Facebook is changing user policies – what does it mean for you?

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Image: Tom Solari/TECHGEEK.com.au

If you haven’t checked your emails, then you would have missed that Facebook is changing its policies – its “Data Use Policy” and its “Statement of Rights and Responsibilities”. Rather than you just read the entire document, we have compress the changes into this blog post. So, what do these changes mean for you?

Well, first off, you are no longer able to control who messages you through your Facebook email with anyone now being able to start a message thread with you. Of course, anyone who is on that message thread can also reply to it. Facebook has said that they will replace it with filters.

Another change is the introduction of the “Affiliates” section of its Data Use Policy, which states that they “may share information” with other Facebook-owned companies (e.g. Instagram), and they may share information back.

However, one of the biggest changes in terms of governing Facebook is the decision to kill the ‘user veto’. Basically, if more than 7000 users posts a “substantive comment” on a change, then all users will be then given a chance to vote. If 30% of all registered users voted, and if it is positive, then it is binding.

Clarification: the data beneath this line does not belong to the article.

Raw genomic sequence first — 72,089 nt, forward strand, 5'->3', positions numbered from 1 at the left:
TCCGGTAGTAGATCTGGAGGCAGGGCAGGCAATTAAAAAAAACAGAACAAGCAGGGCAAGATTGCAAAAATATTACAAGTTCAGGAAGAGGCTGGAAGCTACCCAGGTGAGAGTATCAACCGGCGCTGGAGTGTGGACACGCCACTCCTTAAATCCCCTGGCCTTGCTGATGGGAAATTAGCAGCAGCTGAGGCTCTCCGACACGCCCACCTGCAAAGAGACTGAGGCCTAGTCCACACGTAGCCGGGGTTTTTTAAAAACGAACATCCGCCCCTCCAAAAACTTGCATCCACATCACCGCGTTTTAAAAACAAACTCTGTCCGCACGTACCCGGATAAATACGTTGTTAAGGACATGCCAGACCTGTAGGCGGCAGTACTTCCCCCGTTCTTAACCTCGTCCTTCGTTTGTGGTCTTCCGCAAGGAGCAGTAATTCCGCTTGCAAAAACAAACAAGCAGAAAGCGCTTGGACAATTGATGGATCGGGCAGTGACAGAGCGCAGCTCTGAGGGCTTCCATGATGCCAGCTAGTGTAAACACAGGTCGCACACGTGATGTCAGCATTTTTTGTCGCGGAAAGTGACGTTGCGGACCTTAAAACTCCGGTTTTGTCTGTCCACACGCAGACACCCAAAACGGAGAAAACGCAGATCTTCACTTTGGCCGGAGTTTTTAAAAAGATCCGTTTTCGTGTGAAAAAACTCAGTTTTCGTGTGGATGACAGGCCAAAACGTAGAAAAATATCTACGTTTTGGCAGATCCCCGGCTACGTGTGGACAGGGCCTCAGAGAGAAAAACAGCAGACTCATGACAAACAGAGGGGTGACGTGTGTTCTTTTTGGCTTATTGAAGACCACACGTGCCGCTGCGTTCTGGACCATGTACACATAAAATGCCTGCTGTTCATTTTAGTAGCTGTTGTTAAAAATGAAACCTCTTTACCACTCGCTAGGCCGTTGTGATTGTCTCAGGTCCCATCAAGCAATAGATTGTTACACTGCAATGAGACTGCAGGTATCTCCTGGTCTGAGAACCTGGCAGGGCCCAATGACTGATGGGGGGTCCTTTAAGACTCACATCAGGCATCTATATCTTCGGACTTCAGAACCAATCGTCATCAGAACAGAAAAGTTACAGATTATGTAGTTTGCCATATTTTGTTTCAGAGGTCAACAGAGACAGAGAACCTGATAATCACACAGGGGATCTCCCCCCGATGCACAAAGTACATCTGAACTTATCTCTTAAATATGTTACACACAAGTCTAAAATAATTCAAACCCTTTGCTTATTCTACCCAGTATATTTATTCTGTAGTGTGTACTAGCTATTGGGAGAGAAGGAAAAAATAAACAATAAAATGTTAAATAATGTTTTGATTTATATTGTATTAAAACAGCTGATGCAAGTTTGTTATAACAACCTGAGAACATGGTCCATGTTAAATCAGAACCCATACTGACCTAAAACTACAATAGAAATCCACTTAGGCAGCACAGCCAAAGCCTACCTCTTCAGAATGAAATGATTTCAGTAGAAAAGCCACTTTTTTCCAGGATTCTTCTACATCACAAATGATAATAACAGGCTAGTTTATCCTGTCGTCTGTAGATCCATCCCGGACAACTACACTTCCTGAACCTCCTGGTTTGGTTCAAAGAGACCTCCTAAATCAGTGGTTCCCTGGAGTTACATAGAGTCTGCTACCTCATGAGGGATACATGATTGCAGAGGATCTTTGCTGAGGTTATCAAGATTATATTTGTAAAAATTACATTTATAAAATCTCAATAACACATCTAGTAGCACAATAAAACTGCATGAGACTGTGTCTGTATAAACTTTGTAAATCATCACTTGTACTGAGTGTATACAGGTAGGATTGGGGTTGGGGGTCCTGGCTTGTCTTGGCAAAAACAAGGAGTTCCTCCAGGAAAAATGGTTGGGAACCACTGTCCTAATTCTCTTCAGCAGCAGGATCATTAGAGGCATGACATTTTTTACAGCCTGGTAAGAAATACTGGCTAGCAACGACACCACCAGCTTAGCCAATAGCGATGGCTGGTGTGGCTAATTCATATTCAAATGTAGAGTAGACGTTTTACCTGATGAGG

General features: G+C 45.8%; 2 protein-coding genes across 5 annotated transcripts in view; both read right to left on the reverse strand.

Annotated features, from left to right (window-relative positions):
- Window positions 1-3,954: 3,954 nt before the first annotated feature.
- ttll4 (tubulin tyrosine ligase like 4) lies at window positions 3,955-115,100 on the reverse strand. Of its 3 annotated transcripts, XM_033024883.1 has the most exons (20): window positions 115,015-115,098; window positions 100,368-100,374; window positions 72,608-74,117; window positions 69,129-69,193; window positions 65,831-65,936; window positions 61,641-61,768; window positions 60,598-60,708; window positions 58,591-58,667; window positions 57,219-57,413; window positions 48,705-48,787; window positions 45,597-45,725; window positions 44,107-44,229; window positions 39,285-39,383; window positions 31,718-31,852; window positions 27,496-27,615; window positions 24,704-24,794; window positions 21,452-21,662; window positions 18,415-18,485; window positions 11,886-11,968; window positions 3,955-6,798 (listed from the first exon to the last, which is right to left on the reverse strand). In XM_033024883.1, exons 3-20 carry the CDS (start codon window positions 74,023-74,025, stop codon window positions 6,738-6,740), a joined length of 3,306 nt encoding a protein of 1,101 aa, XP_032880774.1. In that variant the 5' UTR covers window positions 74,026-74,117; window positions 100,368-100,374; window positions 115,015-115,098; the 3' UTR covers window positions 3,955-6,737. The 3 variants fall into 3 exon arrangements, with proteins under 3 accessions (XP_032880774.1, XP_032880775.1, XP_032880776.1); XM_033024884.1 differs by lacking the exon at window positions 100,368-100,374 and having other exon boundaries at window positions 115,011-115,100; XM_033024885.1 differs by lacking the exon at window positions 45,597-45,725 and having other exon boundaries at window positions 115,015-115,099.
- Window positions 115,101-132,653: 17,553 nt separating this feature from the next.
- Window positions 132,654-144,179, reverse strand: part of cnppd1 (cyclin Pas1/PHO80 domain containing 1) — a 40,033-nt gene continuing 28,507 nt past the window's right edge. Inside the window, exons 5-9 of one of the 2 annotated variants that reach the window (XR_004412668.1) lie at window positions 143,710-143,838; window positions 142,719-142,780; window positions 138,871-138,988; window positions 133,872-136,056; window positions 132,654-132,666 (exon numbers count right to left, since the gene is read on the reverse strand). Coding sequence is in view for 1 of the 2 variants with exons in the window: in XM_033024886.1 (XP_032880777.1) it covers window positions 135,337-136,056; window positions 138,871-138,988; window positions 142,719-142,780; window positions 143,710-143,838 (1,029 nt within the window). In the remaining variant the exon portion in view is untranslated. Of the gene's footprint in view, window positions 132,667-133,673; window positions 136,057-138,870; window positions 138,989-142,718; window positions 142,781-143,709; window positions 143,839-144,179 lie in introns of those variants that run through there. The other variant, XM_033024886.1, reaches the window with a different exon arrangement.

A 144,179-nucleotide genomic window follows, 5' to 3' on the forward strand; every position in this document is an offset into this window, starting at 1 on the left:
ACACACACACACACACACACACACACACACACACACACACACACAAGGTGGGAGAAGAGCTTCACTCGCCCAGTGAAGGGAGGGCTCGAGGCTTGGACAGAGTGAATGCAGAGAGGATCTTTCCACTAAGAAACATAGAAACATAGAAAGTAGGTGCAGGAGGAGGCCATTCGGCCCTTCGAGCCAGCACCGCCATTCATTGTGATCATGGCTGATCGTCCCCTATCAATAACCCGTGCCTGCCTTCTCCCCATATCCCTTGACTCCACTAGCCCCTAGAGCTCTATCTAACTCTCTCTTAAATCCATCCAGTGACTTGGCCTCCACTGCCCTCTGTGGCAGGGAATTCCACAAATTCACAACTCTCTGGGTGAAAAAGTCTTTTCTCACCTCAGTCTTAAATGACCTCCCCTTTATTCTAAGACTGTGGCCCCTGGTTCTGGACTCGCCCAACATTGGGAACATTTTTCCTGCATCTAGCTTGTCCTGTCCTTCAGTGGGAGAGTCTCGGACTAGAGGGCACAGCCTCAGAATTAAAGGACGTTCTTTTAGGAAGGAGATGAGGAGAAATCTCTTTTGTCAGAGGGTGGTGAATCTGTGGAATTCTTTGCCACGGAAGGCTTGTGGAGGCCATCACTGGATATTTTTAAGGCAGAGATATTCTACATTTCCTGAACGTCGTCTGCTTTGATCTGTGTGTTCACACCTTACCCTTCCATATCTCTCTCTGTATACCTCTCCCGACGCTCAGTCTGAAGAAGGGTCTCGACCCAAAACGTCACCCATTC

Now, it has been replaced with a “comment period” and then they will decide to either implement or not implement based on users’ feedback.

Whether this is a good or bad thing is very hard to determine – it is often useful just in case Facebook does something really, really bad; but we also have government agencies that are also looking at Facebook to make sure they don’t do anything illegal (especially given now it is a public company), As well, it is now easy to game the system to have minor things be required to be taken to a vote.

Facebook is also introducing “Ask the Chief Privacy Officer” (Erin Egan) and will be holding live events to address comments and questions on Facebook privacy, safety and security. It has also added more guidance to users on what they can do on managing privacy and their timeline.

Users have until November 28 at 9:00AM San Francisco time to respond to changes. If you have any concerns, then you can go to Facebook’s Site Governance page and voice your concerns. Don’t forget – this might be the last chance you get to veto something.